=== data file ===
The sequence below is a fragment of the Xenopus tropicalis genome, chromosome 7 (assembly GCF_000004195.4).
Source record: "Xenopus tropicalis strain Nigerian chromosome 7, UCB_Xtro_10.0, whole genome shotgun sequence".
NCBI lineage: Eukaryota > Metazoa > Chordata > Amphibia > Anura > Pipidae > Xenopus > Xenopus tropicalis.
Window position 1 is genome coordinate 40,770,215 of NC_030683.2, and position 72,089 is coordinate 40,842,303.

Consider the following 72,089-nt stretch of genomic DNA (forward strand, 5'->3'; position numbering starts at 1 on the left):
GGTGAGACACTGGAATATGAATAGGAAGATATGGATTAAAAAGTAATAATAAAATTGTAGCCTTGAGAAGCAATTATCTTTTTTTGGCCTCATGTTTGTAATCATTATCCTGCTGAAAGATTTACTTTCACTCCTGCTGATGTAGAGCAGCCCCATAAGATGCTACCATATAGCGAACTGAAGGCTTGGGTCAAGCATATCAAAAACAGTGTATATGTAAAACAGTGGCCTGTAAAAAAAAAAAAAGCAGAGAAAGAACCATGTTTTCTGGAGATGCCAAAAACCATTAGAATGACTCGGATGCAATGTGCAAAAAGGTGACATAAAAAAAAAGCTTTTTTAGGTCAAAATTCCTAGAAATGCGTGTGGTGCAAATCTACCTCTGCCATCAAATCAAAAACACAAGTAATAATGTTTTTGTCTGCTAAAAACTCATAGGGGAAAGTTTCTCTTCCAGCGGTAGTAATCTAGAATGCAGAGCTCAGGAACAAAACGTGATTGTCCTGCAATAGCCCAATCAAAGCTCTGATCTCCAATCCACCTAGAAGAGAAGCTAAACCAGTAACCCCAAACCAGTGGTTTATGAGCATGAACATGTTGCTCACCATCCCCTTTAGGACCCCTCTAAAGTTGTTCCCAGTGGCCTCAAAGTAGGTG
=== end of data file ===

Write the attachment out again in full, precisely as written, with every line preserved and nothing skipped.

The sequence below is a fragment of the Xenopus tropicalis genome, chromosome 7 (assembly GCF_000004195.4).
Source record: "Xenopus tropicalis strain Nigerian chromosome 7, UCB_Xtro_10.0, whole genome shotgun sequence".
NCBI lineage: Eukaryota > Metazoa > Chordata > Amphibia > Anura > Pipidae > Xenopus > Xenopus tropicalis.
Window position 1 is genome coordinate 40,770,215 of NC_030683.2, and position 72,089 is coordinate 40,842,303.

Consider the following 72,089-nt stretch of genomic DNA (forward strand, 5'->3'; position numbering starts at 1 on the left):
GGTGAGACACTGGAATATGAATAGGAAGATATGGATTAAAAAGTAATAATAAAATTGTAGCCTTGAGAAGCAATTATCTTTTTTTGGCCTCATGTTTGTAATCATTATCCTGCTGAAAGATTTACTTTCACTCCTGCTGATGTAGAGCAGCCCCATAAGATGCTACCATATAGCGAACTGAAGGCTTGGGTCAAGCATATCAAAAACAGTGTATATGTAAAACAGTGGCCTGTAAAAAAAAAAAAAGCAGAGAAAGAACCATGTTTTCTGGAGATGCCAAAAACCATTAGAATGACTCGGATGCAATGTGCAAAAAGGTGACATAAAAAAAAAGCTTTTTTAGGTCAAAATTCCTAGAAATGCGTGTGGTGCAAATCTACCTCTGCCATCAAATCAAAAACACAAGTAATAATGTTTTTGTCTGCTAAAAACTCATAGGGGAAAGTTTCTCTTCCAGCGGTAGTAATCTAGAATGCAGAGCTCAGGAACAAAACGTGATTGTCCTGCAATAGCCCAATCAAAGCTCTGATCTCCAATCCACCTAGAAGAGAAGCTAAACCAGTAACCCCAAACCAGTGGTTTATGAGCATGAACATGTTGCTCACCATCCCCTTTAGGACCCCTCTAAAGTTGTTCCCAGTGGCCTCAAAGTAGGTG